Elbit Systems celebrates 50 years in Talladega

Elbit Systems celebrated half a century of operation in the heart of Talladega on Friday, with ceremonies and receptions that brought current employees, retirees, management staff from around the country and Congressman Mike Rogers, among others, together.

TALLADEGA -- Elbit Systems celebrated half a century of operation in the heart of Talladega on Friday, with ceremonies and receptions that brought current employees, retirees, management staff from around the country and Congressman Mike Rogers, among others, together.

The company, in the Brecon subdivision, began life in 1969 as International Enterprises Inc., which manufactured wire harnesses for fire engines. 

International was acquired by Elbit Systems of America in 1999, and the company has grown since then. It occupies a 40-acre campus with a 60,000 square foot facility, not including office space. 

According to Internal Communications Manager Ken Roberts, the company employs between 127 and 135 individuals and has an annual payroll of $7 million. About 40 percent of the employees are veterans, and all of them are cross-trained on a number of different platforms.

Elbit President and CEO Raanan Horowitz said the acquisition of the Talladega facility was “the best deal I ever made, worldwide.”

The company began with a dream of “a good place for the technical folks, most of them served in the military, in Alabama,” he added. “I tell people there is nothing that cannot be repaired in Talladega. I am so, so proud of what we do here, and the future continues to be bright as we bring in new platforms and new capabilities,” including a renewed emphasis on electronic warfare and radar.

According to a press release from last year, Elbit Systems of America has provided advanced technology solutions for the defense, homeland security, commercial aviation and medical instrumentation markets.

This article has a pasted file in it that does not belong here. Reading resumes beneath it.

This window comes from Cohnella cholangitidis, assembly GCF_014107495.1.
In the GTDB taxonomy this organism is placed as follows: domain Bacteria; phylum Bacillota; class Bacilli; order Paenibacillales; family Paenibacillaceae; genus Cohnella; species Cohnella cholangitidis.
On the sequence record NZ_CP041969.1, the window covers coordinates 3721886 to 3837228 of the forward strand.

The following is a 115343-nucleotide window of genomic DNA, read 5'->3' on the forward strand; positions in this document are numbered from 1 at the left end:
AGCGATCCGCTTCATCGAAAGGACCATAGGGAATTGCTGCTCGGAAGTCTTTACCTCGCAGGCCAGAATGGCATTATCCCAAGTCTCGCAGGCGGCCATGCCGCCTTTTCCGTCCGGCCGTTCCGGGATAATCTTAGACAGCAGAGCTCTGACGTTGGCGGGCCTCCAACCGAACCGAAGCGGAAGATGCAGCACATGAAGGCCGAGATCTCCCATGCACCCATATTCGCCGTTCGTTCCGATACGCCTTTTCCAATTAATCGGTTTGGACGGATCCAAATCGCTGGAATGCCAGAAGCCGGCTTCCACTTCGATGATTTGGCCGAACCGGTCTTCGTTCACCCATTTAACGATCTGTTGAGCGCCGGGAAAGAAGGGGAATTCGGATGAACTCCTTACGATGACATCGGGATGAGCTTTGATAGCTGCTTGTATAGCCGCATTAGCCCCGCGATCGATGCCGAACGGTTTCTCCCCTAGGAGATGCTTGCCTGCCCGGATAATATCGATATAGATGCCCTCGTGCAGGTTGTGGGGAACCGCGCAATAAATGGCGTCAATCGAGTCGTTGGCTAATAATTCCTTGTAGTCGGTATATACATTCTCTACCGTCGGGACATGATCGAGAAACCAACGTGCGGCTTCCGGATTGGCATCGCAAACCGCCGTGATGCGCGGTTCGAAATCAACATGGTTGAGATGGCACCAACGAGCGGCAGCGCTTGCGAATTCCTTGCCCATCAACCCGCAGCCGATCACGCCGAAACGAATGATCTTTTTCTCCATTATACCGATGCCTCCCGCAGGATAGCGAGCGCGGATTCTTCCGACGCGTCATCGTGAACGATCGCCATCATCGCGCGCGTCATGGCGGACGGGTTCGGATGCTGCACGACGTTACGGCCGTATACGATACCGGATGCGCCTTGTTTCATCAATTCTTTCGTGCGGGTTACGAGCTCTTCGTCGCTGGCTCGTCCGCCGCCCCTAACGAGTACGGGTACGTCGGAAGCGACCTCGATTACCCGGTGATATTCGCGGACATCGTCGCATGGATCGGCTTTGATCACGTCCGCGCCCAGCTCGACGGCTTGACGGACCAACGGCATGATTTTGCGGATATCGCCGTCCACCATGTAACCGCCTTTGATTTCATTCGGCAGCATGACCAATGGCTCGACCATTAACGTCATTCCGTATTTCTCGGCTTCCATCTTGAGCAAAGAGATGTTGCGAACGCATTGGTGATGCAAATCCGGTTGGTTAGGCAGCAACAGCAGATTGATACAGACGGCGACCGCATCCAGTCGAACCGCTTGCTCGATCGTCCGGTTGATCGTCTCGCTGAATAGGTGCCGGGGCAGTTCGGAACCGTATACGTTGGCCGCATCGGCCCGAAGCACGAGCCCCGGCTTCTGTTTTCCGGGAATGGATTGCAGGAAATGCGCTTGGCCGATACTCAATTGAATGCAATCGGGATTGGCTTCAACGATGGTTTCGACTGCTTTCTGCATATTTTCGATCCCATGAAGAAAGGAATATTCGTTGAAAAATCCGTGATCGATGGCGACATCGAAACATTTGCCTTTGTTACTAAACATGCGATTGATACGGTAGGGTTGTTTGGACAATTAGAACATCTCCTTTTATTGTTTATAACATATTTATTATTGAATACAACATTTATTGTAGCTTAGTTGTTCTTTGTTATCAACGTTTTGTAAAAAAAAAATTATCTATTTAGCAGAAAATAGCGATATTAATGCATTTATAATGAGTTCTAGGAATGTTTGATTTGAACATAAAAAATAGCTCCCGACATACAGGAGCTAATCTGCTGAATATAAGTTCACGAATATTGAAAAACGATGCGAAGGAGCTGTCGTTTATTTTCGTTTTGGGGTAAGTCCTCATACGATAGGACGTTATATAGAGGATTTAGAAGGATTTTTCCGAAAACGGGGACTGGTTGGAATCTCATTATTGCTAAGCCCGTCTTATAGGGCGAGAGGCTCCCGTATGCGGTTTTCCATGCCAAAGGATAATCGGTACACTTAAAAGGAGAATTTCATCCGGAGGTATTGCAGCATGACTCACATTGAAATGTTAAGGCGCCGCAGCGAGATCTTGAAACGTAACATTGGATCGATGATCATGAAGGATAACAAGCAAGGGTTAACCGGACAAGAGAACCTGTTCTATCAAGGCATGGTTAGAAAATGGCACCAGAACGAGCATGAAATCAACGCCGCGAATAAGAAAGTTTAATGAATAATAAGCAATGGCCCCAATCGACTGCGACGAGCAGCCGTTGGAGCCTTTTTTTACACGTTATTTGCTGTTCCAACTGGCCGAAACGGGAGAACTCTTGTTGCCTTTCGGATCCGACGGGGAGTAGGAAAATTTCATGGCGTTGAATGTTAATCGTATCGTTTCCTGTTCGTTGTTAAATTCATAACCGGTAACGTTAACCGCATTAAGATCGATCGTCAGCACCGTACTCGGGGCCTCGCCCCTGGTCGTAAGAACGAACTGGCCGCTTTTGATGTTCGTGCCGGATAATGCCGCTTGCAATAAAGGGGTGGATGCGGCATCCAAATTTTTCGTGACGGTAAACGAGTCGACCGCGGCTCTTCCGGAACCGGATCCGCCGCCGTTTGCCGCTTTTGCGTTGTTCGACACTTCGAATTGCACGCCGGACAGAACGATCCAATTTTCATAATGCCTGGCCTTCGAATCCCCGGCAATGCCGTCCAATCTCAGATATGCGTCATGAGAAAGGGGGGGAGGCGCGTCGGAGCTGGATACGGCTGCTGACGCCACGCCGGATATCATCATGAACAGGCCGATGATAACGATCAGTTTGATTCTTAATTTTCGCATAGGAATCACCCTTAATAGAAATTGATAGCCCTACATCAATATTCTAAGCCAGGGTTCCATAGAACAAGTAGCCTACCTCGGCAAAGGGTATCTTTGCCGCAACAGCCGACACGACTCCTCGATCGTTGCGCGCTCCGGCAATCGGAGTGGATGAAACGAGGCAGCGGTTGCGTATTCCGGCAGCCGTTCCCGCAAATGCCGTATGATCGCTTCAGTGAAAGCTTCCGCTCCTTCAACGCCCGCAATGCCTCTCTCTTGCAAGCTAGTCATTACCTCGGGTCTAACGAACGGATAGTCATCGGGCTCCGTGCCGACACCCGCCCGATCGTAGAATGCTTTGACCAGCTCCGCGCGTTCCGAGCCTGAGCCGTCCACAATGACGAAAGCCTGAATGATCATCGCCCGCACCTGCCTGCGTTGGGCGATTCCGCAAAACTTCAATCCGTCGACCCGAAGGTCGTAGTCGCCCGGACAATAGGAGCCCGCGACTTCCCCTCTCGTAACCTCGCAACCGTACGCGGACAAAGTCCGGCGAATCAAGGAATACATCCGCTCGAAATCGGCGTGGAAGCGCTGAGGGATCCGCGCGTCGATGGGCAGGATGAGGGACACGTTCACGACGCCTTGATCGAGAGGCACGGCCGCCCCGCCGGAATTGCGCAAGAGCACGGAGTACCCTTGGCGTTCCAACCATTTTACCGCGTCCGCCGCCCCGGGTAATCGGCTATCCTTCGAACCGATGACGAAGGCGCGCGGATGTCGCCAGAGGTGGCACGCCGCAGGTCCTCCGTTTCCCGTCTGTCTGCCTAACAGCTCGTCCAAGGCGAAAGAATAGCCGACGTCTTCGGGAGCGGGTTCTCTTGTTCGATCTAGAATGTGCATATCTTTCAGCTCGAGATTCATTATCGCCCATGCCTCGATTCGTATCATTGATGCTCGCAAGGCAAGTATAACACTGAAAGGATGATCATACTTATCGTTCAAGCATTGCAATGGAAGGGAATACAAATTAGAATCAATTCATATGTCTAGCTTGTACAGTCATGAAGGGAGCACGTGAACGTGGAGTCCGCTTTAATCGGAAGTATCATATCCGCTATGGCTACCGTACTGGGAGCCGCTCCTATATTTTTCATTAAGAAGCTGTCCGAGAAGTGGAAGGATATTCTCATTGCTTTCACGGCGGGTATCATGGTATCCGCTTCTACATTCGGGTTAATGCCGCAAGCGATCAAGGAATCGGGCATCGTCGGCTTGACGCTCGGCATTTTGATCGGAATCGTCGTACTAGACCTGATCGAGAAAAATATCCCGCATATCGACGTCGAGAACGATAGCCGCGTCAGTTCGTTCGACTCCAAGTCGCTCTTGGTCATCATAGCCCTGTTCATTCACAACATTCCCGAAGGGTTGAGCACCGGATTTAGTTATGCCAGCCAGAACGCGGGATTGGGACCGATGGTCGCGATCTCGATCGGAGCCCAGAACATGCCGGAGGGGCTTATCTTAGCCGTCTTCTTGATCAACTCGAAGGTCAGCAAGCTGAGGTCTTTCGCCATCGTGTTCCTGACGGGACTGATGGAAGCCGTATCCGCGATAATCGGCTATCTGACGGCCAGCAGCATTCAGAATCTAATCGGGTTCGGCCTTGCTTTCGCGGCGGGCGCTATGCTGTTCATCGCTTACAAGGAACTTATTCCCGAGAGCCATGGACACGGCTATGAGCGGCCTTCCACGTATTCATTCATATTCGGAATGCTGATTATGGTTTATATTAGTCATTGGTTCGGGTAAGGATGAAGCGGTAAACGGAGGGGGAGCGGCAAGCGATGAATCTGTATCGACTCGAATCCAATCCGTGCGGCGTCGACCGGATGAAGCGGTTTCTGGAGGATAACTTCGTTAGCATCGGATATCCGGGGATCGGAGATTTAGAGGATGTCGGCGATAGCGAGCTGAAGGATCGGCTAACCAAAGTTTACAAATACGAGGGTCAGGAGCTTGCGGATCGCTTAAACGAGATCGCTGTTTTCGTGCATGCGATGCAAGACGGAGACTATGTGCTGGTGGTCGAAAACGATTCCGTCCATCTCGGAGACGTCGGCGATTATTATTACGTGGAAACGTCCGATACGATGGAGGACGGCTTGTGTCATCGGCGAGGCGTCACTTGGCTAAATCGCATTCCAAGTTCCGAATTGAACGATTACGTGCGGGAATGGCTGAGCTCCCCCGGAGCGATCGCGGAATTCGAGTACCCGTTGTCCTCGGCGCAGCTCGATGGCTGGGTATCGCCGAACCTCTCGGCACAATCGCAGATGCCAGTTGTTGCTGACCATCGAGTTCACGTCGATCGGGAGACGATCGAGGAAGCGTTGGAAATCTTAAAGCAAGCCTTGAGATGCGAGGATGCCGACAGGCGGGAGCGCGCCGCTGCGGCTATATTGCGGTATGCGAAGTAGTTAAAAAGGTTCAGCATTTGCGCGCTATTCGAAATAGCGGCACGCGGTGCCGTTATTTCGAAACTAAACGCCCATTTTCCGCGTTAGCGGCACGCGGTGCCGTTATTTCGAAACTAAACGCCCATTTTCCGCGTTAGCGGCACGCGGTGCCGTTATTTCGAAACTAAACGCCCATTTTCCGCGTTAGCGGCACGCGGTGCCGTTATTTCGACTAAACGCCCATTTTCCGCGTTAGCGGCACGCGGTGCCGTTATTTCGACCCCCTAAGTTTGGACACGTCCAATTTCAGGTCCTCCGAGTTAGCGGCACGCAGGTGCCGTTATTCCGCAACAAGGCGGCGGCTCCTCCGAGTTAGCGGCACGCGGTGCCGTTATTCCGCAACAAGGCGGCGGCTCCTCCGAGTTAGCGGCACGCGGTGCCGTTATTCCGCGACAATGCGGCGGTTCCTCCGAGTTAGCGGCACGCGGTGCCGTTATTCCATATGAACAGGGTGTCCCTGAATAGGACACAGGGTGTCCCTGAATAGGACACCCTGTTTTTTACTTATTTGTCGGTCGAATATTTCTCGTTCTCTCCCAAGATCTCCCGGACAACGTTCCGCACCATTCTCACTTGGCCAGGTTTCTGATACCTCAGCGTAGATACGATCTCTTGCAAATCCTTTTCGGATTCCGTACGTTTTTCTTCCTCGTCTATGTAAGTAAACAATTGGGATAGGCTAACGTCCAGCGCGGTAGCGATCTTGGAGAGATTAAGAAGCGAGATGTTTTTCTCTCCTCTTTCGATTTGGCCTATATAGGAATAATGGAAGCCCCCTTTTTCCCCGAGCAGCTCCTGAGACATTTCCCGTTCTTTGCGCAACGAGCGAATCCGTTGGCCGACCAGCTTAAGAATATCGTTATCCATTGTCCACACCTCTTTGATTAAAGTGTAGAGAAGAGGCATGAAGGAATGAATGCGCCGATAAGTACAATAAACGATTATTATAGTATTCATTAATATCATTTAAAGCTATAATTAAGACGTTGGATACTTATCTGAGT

Rogers (R-Saks) was the afternoon’s guest speaker. He praised the current administration for increasing defense spending but warned those present not to be content with continuing resolutions passed in lieu of a new budget.

Spending “has increased dramatically in the last two years, and we’ve made a deal for two more, but it will take us five or six years before we get back to where we need to be,” he said. “The bad news is that D.C. is paralyzed right now, and that will be a problem.”

The current version of the National Defense Authorization Act is in conference committee, where members of the House and Senate are trying to reconcile different versions of the bill. Rogers is on the conference committee.

“Hopefully, we will get everything worked out, I’ll get my space force and you all will get your money,” he quipped.

Under the current continuing resolution, Rogers said all programs are flatlined, which means no new starts, no increases to existing programs. 

“It’s bad news,” he said.

Hopefully, he added, the situation would be resolved, and he wished Elbit “another 50 years of strength and progress.”

 

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